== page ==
GIVING a patient allergic to penicillin the drug and forgetting an epileptic’s medication are among a string of recent errors at South Warwickshire Foundation Trust hospitals.
The trust – which runs hospitals in Warwick, Leamington, Stratford and Shipston – has seen an increase in the number of medication mishaps this year and is now taking action to stem the blunders.
Each month the trust tries to ensure the number of harmful errors is less than six per cent, but in February – when there were nearly 100 medication incidents – more than ten per cent of those patients suffered ‘harm’, which ranged from being given the wrong medicine, to not getting their medication on time, to being given too high a dosage.
Errors that month included giving a patient allergic to penicillin the antibiotic and also delays administering drugs due to ‘communication breakdown’.
By the following month the number of errors had dropped to 60, but there were still six which resulted in ‘harm’ to patients.
These included forgetting to give a ‘critical’ anti-epileptic drug and giving two medications which should not be given together – potentially leading to the patient being readmitted. One patient missing their medication was blamed on staff shortages.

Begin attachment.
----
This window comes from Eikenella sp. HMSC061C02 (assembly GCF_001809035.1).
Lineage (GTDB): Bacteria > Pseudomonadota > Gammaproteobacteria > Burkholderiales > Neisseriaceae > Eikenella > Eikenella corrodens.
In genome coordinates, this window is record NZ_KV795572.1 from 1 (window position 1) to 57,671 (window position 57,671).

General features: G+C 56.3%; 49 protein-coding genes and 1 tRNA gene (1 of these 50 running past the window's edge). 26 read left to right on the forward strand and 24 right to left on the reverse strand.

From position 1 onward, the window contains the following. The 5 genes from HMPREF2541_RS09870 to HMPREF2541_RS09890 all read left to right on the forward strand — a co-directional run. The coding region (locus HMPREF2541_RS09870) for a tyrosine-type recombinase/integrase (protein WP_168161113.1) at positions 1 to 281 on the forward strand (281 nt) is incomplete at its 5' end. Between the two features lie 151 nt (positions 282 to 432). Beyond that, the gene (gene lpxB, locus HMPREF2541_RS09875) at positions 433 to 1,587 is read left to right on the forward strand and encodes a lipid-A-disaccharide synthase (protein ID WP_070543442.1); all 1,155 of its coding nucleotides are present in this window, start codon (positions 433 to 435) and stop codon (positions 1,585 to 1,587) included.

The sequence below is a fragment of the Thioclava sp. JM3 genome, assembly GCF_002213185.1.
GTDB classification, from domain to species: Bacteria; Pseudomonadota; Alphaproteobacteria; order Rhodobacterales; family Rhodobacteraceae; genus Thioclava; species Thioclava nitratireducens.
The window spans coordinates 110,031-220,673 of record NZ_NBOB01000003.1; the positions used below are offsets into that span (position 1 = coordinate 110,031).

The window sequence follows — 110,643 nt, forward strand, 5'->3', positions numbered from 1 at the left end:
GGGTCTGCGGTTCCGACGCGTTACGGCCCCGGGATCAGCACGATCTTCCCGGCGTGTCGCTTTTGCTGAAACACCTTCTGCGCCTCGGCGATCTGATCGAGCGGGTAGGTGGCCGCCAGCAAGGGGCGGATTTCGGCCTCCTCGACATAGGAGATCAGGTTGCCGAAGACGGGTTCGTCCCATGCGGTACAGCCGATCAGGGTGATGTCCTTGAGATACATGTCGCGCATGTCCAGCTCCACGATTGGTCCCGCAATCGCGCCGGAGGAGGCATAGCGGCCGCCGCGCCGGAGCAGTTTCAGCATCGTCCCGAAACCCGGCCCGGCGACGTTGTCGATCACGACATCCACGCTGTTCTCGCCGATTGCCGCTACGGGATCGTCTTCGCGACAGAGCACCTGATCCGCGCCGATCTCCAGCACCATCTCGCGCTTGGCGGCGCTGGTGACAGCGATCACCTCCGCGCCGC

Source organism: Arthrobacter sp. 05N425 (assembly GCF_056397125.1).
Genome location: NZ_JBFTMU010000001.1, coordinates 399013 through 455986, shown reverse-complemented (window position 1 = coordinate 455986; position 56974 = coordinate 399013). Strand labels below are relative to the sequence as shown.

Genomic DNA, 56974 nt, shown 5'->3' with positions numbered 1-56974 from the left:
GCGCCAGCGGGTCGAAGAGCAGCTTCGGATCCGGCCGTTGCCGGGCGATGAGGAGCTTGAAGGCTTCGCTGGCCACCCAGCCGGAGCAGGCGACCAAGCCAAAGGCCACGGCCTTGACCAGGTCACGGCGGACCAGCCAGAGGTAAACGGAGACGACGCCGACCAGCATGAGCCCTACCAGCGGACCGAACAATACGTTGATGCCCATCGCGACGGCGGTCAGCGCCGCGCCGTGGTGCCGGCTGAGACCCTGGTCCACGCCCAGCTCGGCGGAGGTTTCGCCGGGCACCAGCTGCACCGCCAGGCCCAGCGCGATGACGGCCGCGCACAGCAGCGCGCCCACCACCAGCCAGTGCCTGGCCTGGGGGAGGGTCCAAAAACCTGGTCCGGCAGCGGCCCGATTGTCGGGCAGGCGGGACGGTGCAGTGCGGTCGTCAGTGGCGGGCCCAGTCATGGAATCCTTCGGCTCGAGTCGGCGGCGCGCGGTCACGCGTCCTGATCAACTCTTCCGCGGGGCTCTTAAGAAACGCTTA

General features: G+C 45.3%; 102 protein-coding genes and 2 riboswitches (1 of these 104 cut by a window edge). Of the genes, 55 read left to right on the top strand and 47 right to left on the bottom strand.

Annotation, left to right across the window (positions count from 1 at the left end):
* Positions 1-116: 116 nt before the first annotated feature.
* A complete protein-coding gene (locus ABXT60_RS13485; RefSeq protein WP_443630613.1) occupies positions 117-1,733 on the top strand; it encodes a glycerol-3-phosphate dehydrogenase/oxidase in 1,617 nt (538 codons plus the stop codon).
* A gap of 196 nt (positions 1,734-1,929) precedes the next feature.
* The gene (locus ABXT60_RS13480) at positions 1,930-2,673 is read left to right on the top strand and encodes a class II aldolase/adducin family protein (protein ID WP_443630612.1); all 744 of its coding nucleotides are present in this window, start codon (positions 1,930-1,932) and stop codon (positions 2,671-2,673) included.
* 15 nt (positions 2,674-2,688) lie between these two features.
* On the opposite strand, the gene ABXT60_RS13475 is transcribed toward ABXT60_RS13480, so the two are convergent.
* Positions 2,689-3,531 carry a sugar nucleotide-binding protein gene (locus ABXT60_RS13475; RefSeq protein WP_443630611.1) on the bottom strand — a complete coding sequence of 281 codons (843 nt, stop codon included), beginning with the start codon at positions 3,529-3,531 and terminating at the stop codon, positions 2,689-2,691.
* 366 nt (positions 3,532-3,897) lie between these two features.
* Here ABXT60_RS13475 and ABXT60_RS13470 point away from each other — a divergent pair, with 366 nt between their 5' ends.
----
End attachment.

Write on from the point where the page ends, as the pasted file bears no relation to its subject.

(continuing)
At the same point in 2017 the number of incidents with ‘harm’ was below average.
The trust said it was working to rectify the issue and had installed a new electronic prescribing system.
It has also employed a pharmacist to work in the maternity department, where a lot of the errors were taking place.
A spokeswoman said: “As part of their treatment, our patients safely receive thousands of doses of medication each month.
“The trust’s strong reporting culture means that if incidents do occur they are highlighted and subsequently investigated thoroughly in order to improve practise and reduce the risk of harm to patients.
“Following the evaluation of a successful pilot scheme, the trust is in the process of rolling-out an electronic prescribing system which will further improve our medicines management.”
A report by healthcare inspectors the Care Quality Commission also flagged improvements needed to be made in the handling of medication.
When looking at Warwick Hospital inspectors found: “Processes and procedures to manage the administration of patient’s medicines were not always followed. Patients did not always receive their medicines as prescribed. There were errors or omissions within prescription charts and some patients did not receive their medication on time.”
The trust is currently rated as good overall but ‘requires improvement’ in the safety category, which includes medication distribution.